TAIPEI, Aug. 3 -- Taipei mayor Ko Wen-je has promised to do "whatever" benefits cross-Strait communication, expressing his hope that he would be in Shanghai for a forum between the two cities.
During an interview on Monday, Ko told Xinhua that he won't refuse anything that benefits the peaceful development of cross-Strait relations and will actively pursue whatever benefits cross-Strait communication.
Ko noted that he understood and respected the 1992 consensus raised by the mainland as the foundation for the peaceful development of cross-Strait relations.
The "1992 consensus" is an agreement which acknowledges that the Chinese mainland and Taiwan belong to one and the same China.
Ko revealed that his talks with Weng Tiehui, deputy mayor of Shanghai, touched on many subjects including young people's business startups and community medical services during Weng's Taipei visit last week, expressing his hope that he could attend a Shanghai-Taipei forum in Shanghai.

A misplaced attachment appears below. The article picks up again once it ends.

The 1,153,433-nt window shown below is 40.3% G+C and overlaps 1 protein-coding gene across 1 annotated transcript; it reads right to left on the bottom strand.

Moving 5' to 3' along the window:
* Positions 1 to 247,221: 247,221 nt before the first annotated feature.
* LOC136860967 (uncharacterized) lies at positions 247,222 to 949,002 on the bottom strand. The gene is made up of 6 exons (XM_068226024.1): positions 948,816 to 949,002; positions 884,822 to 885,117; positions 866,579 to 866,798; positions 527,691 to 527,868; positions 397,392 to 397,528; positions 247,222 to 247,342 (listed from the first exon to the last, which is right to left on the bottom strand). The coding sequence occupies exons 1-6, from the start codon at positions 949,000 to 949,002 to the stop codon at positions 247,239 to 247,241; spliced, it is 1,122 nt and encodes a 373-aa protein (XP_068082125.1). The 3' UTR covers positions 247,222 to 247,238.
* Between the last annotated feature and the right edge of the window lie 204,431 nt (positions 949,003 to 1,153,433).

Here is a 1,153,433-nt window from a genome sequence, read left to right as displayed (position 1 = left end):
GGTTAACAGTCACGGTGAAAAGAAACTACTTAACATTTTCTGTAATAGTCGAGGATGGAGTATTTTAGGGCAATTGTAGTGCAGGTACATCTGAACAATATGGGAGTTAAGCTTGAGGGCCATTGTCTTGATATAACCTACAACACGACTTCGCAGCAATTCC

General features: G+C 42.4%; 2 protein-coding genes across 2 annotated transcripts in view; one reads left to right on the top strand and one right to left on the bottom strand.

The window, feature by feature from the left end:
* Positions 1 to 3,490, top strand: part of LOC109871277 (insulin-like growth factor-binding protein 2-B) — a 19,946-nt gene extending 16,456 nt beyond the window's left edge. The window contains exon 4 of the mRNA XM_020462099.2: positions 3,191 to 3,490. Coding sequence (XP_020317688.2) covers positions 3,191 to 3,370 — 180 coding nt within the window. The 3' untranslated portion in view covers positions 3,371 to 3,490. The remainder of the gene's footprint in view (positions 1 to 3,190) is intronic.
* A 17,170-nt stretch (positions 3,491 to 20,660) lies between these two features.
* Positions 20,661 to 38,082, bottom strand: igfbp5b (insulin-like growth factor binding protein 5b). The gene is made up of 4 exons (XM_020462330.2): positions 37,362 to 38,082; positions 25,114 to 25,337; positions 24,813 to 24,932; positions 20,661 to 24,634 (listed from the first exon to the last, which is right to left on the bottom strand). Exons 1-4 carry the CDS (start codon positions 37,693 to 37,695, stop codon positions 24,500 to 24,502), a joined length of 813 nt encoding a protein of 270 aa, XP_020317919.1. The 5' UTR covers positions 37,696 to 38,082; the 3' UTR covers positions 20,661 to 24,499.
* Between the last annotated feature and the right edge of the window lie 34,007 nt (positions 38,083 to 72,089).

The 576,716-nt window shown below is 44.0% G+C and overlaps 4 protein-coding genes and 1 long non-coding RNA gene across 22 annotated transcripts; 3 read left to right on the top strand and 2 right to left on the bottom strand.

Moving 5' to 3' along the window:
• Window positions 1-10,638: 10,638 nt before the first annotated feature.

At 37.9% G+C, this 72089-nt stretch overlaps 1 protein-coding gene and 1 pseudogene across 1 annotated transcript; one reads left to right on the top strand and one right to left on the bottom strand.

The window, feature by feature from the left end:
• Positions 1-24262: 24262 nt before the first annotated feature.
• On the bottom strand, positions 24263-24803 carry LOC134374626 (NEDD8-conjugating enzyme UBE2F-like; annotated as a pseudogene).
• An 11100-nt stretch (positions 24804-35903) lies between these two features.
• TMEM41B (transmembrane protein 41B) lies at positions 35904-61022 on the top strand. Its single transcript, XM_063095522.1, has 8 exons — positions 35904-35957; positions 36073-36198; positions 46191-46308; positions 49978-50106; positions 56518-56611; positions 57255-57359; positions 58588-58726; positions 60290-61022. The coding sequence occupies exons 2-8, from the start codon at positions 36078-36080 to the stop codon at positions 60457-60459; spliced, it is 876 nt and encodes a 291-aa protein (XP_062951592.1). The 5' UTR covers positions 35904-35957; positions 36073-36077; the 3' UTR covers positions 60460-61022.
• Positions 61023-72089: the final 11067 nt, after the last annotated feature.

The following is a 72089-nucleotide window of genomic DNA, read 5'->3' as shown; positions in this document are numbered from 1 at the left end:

According to Ko, he's been to Shanghai many times and has many friends there, but his previous connection with the city was mainly in the medical field when he was a doctor. Now as the mayor of Taipei, he hopes to expand communications to transportation, education, science and technology and other aspects that benefit both cities.
The Shanghai-Taipei City Forum is an annual event held by the two cities in rotation since 2010 to promote communication.
Responding to Ko's remarks, Fan Liqing, spokesperson with the State Council Taiwan Affairs Office, stressed on Monday that as long as the two sides uphold the existing political foundation, cross-Strait exchange and cooperation, including that between Shanghai and Taipei, will surely progress.
Fan noted that cross-Strait exchange is not international exchange, referring to Ko assigning the handling of Taipei's mainland-related affairs to a special mainland affairs group, rather than an international affairs office.
During Monday's interview, Ko said he defined the Taipei-Shanghai exchange as an exchange between cities across the Strait, while the international affairs group is responsible for handling foreign affairs.
"We know the difference," Ko said.